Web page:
Outcomes after gamma knife radiosurgery in solitary acoustic tumors and neurofibromatosis Type 2

Douglas Kondziolka M.D., M.Sc., F.R.C.S.(C), Brian R. Subach M.D., L. Dade Lunsford M.D., David J. Bissonette P.A.C., M.B.A., and John C. Flickinger M.D.
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  • Departments of Neurological Surgery and Radiation Oncology, and the Center for Image-Guided Neurosurgery, University of Pittsburgh, Pittsburgh, Pennsylvania
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Surgeons perform stereotactic radiosurgery as the main alternative to acoustic tumor (vestibular schwannoma) resection. The goals of radiosurgery include preservation of neurological function and prevention of tumor growth. Longer-term outcomes are not well documented for patients with solitary tumors or those with neurofibromatosis Type 2 (NF2).

To define outcomes, the authors evaluated 462 consecutive patients with solitary acoustic tumors and 40 patients with NF2 (total of 45 tumors treated) who underwent radiosurgery between 1987 and 1998.

Serial imaging studies, clinical evaluations, and a patient survey were performed. The average tumor margin dose was 15 Gy, and the mean transverse tumor diameter was 22 mm. In patients with solitary tumors, prior resection had been performed in 111 patients (24%); 27 patients experienced tumor recurrence after a “total resection.”

The clinical tumor control rate (no resection required) was 98%. In non-NF2 patients followed for at least 5 years, 100 tumors (61.7%) were smaller, 53 (32.7%) remained unchanged in size, and nine (5.6%) were slightly larger. Resection was performed in four patients (2.4%). Neurological deficits after radiosurgery all occurred within the first 28 months. The rates of facial and trigeminal neuropathy varied with radiosurgery technique. In patients with NF2, 16 tumors were smaller, 28 remained unchanged, and one enlarged (overall 98% control rate at median 3-year follow up). Resection was performed in three patients (7%). Useful hearing was preserved in six (43%) of 14 NF2 patients who had useful hearing before radiosurgery.

Radiosurgery provided long-term tumor control associated with high rates of neurological function preservation. No further tumor surgery was necessary in 98% of patients with solitary tumors followed for a minimum of 5 years.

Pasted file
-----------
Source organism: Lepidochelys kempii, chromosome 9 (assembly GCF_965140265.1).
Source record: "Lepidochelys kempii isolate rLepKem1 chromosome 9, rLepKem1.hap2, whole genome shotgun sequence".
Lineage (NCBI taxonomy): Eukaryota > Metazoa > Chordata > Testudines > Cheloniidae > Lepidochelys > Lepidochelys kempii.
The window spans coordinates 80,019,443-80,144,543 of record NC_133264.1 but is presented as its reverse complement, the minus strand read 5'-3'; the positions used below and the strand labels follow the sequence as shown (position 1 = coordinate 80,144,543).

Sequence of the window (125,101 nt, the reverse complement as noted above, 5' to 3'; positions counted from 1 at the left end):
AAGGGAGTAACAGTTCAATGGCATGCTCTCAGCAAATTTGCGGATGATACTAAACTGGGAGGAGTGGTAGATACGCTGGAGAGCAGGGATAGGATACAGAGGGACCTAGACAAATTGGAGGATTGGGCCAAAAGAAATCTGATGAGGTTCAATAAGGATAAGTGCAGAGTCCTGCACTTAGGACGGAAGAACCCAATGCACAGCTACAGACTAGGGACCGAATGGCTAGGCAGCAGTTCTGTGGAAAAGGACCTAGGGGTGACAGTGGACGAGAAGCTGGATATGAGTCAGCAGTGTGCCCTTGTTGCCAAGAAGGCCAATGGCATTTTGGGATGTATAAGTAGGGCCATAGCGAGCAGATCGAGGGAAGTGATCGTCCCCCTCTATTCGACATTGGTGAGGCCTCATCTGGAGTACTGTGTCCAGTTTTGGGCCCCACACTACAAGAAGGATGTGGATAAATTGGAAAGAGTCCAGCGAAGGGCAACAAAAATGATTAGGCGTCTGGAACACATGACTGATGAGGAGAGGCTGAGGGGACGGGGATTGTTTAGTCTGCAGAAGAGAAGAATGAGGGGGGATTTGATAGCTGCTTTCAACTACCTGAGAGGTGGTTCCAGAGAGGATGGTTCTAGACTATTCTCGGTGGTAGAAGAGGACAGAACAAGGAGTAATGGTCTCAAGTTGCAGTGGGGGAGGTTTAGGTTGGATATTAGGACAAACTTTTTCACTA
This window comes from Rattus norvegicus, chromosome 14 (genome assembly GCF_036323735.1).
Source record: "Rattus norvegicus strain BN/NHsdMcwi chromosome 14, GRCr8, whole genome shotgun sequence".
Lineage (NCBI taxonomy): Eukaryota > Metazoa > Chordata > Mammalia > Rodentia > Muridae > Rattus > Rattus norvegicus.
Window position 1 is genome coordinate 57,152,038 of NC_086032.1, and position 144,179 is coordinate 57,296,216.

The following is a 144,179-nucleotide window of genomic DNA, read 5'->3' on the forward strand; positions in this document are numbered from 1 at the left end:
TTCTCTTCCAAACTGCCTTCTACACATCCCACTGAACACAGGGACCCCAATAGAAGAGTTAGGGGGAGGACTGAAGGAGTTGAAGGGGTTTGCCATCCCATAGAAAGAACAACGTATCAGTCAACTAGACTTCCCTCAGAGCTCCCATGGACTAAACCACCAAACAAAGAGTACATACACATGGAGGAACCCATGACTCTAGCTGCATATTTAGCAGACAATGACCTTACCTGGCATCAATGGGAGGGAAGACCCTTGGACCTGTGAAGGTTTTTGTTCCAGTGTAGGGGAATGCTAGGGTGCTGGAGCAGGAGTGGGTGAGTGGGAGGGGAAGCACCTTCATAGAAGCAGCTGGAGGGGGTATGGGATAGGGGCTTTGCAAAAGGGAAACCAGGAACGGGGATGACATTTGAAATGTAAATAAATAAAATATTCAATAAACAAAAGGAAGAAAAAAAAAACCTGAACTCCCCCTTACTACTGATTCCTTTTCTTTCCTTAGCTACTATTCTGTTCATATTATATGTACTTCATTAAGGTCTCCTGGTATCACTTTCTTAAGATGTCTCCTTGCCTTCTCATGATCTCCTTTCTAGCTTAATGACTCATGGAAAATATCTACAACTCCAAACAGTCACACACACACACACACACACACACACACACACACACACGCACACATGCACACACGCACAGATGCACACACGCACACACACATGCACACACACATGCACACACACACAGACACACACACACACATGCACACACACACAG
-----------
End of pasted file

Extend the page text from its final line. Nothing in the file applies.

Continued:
Surgeons perform stereotactic radiosurgery as the main alternative to acoustic tumor (vestibular schwannoma) resection. The goals of radiosurgery include preservation of neurological function and prevention of tumor growth. Longer-term outcomes are not well documented for patients with solitary tumors or those with neurofibromatosis Type 2 (NF2).

To define outcomes, the authors evaluated 462 consecutive patients with solitary acoustic tumors and 40 patients with NF2 (total of 45 tumors treated) who underwent radiosurgery between 1987 and 1998.

Serial imaging studies, clinical evaluations, and a patient survey were performed. The average tumor margin dose was 15 Gy, and the mean transverse tumor diameter was 22 mm. In patients with solitary tumors, prior resection had been performed in 111 patients (24%); 27 patients experienced tumor recurrence after a “total resection.”

The clinical tumor control rate (no resection required) was 98%. In non-NF2 patients followed for at least 5 years, 100 tumors (61.7%) were smaller, 53 (32.7%) remained unchanged in size, and nine (5.6%) were slightly larger. Resection was performed in four patients (2.4%). Neurological deficits after radiosurgery all occurred within the first 28 months. The rates of facial and trigeminal neuropathy varied with radiosurgery technique. In patients with NF2, 16 tumors were smaller, 28 remained unchanged, and one enlarged (overall 98% control rate at median 3-year follow up). Resection was performed in three patients (7%). Useful hearing was preserved in six (43%) of 14 NF2 patients who had useful hearing before radiosurgery.

Radiosurgery provided long-term tumor control associated with high rates of neurological function preservation. No further tumor surgery was necessary in 98% of patients with solitary tumors followed for a minimum of 5 years.

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